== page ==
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18. CHAPTER XVIII
SHE hurried to the first meeting of the play-reading committee. Her jungle romance had faded, but she retained a religious fervor, a surge of half-formed thought about the creation of beauty by suggestion.
A Dunsany play would be too difficult for the Gopher Prairie association. She would let them compromise on Shaw--on "Androcles and the Lion," which had just been published.
The committee was composed of Carol, Vida Sherwin, Guy Pollock, Raymie Wutherspoon, and Juanita Haydock. They were exalted by the picture of themselves as being simultaneously business-like and artistic. They were entertained by Vida in the parlor of Mrs. Elisha Gurrey's boarding-house, with its steel engraving of Grant at Appomattox, its basket of stereoscopic views, and its mysterious stains on the gritty carpet.
Vida was an advocate of culture-buying and efficiency-systems. She hinted that they ought to have (as at the committee-meetings of the Thanatopsis) a "regular order of business," and "the reading of the minutes," but as there were no minutes to read, and as no one knew exactly what was the regular order of the business of being literary, they had to give up efficiency.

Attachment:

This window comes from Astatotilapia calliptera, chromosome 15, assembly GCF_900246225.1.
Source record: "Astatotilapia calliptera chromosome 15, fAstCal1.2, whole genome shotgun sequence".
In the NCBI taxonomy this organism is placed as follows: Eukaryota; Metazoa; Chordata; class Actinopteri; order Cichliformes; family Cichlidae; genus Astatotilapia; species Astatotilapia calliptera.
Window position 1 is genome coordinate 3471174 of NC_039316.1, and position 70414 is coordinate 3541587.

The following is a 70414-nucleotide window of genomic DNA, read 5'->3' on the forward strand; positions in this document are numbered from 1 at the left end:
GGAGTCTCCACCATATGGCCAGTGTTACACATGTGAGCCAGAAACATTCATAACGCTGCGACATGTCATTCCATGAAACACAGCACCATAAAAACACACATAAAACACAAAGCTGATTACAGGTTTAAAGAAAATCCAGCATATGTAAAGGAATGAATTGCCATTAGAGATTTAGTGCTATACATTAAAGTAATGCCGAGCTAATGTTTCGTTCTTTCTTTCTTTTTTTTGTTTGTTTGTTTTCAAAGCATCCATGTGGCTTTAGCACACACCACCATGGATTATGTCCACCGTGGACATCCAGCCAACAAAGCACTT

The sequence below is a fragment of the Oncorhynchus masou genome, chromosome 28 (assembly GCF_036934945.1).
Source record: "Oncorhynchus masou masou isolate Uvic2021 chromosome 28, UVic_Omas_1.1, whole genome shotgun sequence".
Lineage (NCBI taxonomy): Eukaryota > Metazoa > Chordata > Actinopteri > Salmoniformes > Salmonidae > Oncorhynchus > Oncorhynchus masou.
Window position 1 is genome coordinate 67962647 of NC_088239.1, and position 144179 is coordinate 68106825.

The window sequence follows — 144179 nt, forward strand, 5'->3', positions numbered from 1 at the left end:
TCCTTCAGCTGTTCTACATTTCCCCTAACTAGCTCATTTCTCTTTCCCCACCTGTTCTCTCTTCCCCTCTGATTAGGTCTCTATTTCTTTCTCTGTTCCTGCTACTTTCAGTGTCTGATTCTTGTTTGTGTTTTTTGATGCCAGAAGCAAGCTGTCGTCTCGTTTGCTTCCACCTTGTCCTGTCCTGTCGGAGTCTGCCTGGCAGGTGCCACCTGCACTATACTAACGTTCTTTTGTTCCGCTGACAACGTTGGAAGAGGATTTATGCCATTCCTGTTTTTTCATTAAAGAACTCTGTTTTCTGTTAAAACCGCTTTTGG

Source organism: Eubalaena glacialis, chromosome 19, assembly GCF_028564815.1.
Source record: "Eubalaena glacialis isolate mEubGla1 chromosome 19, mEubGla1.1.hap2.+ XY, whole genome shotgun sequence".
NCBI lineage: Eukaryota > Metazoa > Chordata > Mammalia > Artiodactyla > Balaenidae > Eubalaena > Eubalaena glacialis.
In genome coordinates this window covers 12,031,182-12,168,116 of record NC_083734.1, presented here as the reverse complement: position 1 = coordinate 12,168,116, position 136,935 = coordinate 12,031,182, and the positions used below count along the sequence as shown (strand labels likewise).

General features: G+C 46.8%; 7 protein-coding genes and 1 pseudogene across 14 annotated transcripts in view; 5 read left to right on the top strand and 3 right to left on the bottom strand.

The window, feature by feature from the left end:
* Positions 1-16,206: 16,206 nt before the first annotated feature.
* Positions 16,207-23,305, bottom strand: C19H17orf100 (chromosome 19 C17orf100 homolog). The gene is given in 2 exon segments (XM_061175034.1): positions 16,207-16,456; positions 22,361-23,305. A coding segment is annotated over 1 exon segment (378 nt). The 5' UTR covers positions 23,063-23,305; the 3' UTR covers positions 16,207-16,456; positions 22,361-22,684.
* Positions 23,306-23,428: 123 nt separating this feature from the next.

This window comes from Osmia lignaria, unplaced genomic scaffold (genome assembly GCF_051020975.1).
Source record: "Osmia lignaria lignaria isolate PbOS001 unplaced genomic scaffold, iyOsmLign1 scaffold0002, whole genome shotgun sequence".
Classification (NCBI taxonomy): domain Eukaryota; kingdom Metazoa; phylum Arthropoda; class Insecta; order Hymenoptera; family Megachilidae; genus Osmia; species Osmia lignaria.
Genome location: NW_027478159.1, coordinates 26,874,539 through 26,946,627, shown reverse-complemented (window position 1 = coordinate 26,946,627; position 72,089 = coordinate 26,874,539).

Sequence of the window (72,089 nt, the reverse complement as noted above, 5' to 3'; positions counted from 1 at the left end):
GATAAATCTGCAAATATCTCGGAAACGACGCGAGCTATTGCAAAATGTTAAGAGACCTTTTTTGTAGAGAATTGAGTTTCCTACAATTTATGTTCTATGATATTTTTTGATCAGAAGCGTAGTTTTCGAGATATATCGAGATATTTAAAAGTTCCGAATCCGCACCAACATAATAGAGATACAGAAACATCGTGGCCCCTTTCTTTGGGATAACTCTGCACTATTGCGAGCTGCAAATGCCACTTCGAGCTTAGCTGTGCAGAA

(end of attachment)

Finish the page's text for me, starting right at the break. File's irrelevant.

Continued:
Carol, as chairman, said politely, "Have you any ideas about what play we'd better give first?" She waited for them to look abashed and vacant, so that she might suggest "Androcles."
Guy Pollock answered with disconcerting readiness, "I'll tell you: since we're going to try to do something artistic, and not simply fool around, I believe we ought to give something classic. How about `The School for Scandal'?"
"Why---- Don't you think that has been done a good deal?"
"Yes, perhaps it has."
Carol was ready to say, "How about Bernard Shaw?" when he treacherously went on, "How would it be then to give a Greek drama--say `Oedipus Tyrannus'?"
"Why, I don't believe----"
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